Edward Heath took Britain into the Common Market and the conservative Party has never been the same . A new book considers his legacyby Philip Collins / July 14, 2016 / Leave a comment
Published in August 2016 issue of Prospect Magazine
On the evening of 28th October 1971, the day on which the House of Commons had handsomely approved Britain’s proposed membership of the European Economic Community, Ted Heath went back to Downing Street and played, on the clavichord, for his father and his brother and some close friends, the first prelude in C major, from the first book of Bach’s Das Wohltemperierte Klavier. Heath said later that this moment “would always remain of supreme importance to me.” The European triumph and an ode to joy expressed in music. It is Ted Heath in an anecdote.
Heath is hardly an exemplar in Tory politics being, as they see it today, on the wrong side of the two big issues of the late 20th century: corporatism and Europe. When he rates a mention it is as a bogeyman, but he has mostly been scribbled out of history. That verdict is not entirely without warrant, but it is important to note that this book gives the reader a significant jolt.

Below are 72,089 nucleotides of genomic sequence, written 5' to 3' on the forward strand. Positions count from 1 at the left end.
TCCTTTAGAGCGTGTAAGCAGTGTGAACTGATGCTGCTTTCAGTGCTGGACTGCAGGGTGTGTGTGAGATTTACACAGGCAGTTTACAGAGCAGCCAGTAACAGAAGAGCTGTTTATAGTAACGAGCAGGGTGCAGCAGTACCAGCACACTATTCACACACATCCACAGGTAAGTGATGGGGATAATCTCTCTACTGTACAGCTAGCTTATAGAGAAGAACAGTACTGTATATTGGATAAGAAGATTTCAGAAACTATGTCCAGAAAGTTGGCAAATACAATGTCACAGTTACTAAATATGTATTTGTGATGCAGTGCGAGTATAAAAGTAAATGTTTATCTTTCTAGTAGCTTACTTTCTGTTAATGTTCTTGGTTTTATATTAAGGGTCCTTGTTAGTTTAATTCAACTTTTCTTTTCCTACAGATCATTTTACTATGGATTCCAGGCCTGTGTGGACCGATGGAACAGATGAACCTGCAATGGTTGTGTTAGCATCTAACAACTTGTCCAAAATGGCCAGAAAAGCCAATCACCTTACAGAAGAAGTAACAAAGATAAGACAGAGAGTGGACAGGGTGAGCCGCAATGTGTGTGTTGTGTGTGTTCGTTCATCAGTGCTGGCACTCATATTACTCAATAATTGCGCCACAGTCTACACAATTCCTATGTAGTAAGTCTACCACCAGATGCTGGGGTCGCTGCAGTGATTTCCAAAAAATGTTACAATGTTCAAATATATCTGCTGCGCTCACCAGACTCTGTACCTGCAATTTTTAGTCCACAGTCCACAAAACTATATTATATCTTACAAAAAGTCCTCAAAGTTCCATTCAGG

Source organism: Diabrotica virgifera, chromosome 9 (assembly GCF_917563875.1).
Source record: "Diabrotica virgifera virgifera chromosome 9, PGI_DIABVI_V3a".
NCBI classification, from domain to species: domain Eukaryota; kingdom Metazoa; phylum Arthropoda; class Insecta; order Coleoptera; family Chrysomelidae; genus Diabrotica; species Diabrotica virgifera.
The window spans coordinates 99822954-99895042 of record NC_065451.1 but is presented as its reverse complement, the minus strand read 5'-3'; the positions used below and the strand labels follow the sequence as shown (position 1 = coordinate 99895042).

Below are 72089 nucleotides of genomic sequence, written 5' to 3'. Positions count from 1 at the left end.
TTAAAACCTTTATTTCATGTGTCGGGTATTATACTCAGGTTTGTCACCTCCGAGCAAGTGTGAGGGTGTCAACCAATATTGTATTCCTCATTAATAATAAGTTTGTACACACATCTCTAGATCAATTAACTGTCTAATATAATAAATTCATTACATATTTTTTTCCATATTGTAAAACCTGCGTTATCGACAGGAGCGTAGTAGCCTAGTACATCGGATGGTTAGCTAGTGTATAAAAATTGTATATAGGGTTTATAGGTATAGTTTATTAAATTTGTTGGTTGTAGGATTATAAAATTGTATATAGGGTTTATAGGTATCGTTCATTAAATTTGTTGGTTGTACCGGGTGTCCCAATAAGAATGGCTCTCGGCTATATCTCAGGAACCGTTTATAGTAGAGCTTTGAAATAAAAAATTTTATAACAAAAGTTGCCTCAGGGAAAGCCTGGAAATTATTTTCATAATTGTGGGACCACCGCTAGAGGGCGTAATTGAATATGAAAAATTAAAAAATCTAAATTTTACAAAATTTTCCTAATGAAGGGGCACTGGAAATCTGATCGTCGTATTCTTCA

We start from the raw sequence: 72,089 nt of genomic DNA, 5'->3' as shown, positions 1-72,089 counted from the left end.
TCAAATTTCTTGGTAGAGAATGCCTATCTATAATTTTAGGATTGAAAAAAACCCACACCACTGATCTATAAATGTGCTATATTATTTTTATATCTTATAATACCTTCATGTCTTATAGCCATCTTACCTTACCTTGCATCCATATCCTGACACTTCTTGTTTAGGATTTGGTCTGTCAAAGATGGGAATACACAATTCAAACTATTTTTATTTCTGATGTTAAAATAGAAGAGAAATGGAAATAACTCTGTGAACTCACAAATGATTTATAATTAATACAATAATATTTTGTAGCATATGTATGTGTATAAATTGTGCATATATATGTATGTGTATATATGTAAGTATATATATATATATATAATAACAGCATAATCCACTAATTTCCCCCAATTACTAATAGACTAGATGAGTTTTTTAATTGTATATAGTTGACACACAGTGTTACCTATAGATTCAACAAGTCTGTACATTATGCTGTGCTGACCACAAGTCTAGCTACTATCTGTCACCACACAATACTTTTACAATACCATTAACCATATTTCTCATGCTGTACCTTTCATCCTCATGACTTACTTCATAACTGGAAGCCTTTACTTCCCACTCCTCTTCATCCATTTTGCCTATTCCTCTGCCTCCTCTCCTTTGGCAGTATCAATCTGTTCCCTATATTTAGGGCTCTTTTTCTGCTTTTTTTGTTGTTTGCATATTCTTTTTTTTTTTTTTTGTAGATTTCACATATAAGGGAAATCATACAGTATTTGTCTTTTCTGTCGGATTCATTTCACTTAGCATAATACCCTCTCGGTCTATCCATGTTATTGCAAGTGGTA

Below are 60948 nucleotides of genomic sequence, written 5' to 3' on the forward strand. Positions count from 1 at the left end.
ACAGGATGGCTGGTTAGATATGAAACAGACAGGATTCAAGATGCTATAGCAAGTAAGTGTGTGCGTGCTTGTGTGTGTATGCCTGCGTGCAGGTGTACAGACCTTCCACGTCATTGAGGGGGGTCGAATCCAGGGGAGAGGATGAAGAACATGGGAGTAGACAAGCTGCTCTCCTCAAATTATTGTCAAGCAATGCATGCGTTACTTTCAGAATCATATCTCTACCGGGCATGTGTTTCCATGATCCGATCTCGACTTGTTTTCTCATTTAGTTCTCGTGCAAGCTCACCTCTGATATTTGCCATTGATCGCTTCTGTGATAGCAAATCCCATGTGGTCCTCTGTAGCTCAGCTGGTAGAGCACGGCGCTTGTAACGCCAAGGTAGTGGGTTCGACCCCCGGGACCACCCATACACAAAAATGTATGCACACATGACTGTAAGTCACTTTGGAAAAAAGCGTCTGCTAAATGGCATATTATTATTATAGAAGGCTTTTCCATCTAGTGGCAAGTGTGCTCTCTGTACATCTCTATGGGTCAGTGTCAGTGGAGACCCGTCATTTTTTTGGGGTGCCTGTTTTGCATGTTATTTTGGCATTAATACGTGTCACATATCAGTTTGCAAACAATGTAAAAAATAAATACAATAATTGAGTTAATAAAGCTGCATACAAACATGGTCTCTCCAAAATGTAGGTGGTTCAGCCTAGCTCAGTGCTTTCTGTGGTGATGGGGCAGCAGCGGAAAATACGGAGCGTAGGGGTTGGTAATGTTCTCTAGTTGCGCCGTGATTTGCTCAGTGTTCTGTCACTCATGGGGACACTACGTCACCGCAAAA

It is easy to forget what an extraordinary man Heath was. To come from a humble background in Broadstairs on the Isle of Thanet, the son of a jobbing builder and a lady’s maid and to become Prime Minister is accomplishment enough. To win an organ scholarship to Balliol College, Oxford and in later life be good enough, albeit as a gifted amateur, to conduct symphony orchestras in London and Berlin is another. To then be only the second British man to have skippered a crew that won the Sydney to Hobart sailing race is quite stunning. Heath did all three of these things. By anyone’s reckoning he is a remarkable character.
So why does his party erase his record? This is partly about the character of the man, the soul hidden behind the clavichord, expressed in the cadences of Bach. Heath was, by all accounts, a difficult and troubled man. The main virtue of this book is the portrait of him that emerges like a bust coming out of marble. It is a hard book to categorise. It is not quite a biography although it proceeds chronologically, starting with birth and ending with death, all events viewed through the eyes of Heath. It is not quite a memoir either, even though the author worked for Heath in the latter’s dotage, between 1995 and 2000. It reads more like an extended radio script in which the transitions need a bit of smoothing. Often, Michael McManus abandons the authorial voice to say things like “and now Douglas Hurd takes up the story.”